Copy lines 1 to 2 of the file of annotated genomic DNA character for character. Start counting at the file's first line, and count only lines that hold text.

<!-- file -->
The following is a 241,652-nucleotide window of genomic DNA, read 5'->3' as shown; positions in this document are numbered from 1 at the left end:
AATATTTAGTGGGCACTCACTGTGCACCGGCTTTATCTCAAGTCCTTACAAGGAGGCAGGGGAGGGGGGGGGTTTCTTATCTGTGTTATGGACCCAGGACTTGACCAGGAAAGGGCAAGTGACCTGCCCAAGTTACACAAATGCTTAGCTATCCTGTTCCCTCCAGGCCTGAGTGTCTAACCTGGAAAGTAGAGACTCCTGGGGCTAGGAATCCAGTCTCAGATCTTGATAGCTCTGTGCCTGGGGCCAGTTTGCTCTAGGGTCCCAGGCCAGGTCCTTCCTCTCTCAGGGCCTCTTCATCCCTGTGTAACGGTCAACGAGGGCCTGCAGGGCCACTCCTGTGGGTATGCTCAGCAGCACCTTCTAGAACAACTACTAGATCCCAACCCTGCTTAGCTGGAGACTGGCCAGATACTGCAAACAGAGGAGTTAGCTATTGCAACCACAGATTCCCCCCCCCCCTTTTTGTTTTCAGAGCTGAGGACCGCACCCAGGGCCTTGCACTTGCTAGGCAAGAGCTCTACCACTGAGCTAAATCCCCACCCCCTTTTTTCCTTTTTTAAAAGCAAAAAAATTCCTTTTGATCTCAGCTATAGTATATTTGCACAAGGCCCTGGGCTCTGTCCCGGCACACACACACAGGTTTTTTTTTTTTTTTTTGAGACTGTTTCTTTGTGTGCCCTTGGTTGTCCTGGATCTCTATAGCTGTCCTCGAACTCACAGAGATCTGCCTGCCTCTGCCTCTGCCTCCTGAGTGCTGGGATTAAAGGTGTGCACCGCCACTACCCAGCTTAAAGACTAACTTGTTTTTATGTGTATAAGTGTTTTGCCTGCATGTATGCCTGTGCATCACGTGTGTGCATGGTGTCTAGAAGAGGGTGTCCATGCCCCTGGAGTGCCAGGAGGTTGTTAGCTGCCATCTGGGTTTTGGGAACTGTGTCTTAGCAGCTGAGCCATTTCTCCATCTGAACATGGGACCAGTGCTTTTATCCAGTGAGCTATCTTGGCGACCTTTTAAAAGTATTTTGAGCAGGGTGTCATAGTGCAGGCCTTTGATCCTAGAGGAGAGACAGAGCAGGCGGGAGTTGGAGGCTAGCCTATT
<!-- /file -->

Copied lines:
The following is a 241,652-nucleotide window of genomic DNA, read 5'->3' as shown; positions in this document are numbered from 1 at the left end:
AATATTTAGTGGGCACTCACTGTGCACCGGCTTTATCTCAAGTCCTTACAAGGAGGCAGGGGAGGGGGGGGGTTTCTTATCTGTGTTATGGACCCAGGACTTGACCAGGAAAGGGCAAGTGACCTGCCCAAGTTACACAAATGCTTAGCTATCCTGTTCCCTCCAGGCCTGAGTGTCTAACCTGGAAAGTAGAGACTCCTGGGGCTAGGAATCCAGTCTCAGATCTTGATAGCTCTGTGCCTGGGGCCAGTTTGCTCTAGGGTCCCAGGCCAGGTCCTTCCTCTCTCAGGGCCTCTTCATCCCTGTGTAACGGTCAACGAGGGCCTGCAGGGCCACTCCTGTGGGTATGCTCAGCAGCACCTTCTAGAACAACTACTAGATCCCAACCCTGCTTAGCTGGAGACTGGCCAGATACTGCAAACAGAGGAGTTAGCTATTGCAACCACAGATTCCCCCCCCCCCTTTTTGTTTTCAGAGCTGAGGACCGCACCCAGGGCCTTGCACTTGCTAGGCAAGAGCTCTACCACTGAGCTAAATCCCCACCCCCTTTTTTCCTTTTTTAAAAGCAAAAAAATTCCTTTTGATCTCAGCTATAGTATATTTGCACAAGGCCCTGGGCTCTGTCCCGGCACACACACACAGGTTTTTTTTTTTTTTTTTGAGACTGTTTCTTTGTGTGCCCTTGGTTGTCCTGGATCTCTATAGCTGTCCTCGAACTCACAGAGATCTGCCTGCCTCTGCCTCTGCCTCCTGAGTGCTGGGATTAAAGGTGTGCACCGCCACTACCCAGCTTAAAGACTAACTTGTTTTTATGTGTATAAGTGTTTTGCCTGCATGTATGCCTGTGCATCACGTGTGTGCATGGTGTCTAGAAGAGGGTGTCCATGCCCCTGGAGTGCCAGGAGGTTGTTAGCTGCCATCTGGGTTTTGGGAACTGTGTCTTAGCAGCTGAGCCATTTCTCCATCTGAACATGGGACCAGTGCTTTTATCCAGTGAGCTATCTTGGCGACCTTTTAAAAGTATTTTGAGCAGGGTGTCATAGTGCAGGCCTTTGATCCTAGAGGAGAGACAGAGCAGGCGGGAGTTGGAGGCTAGCCTATT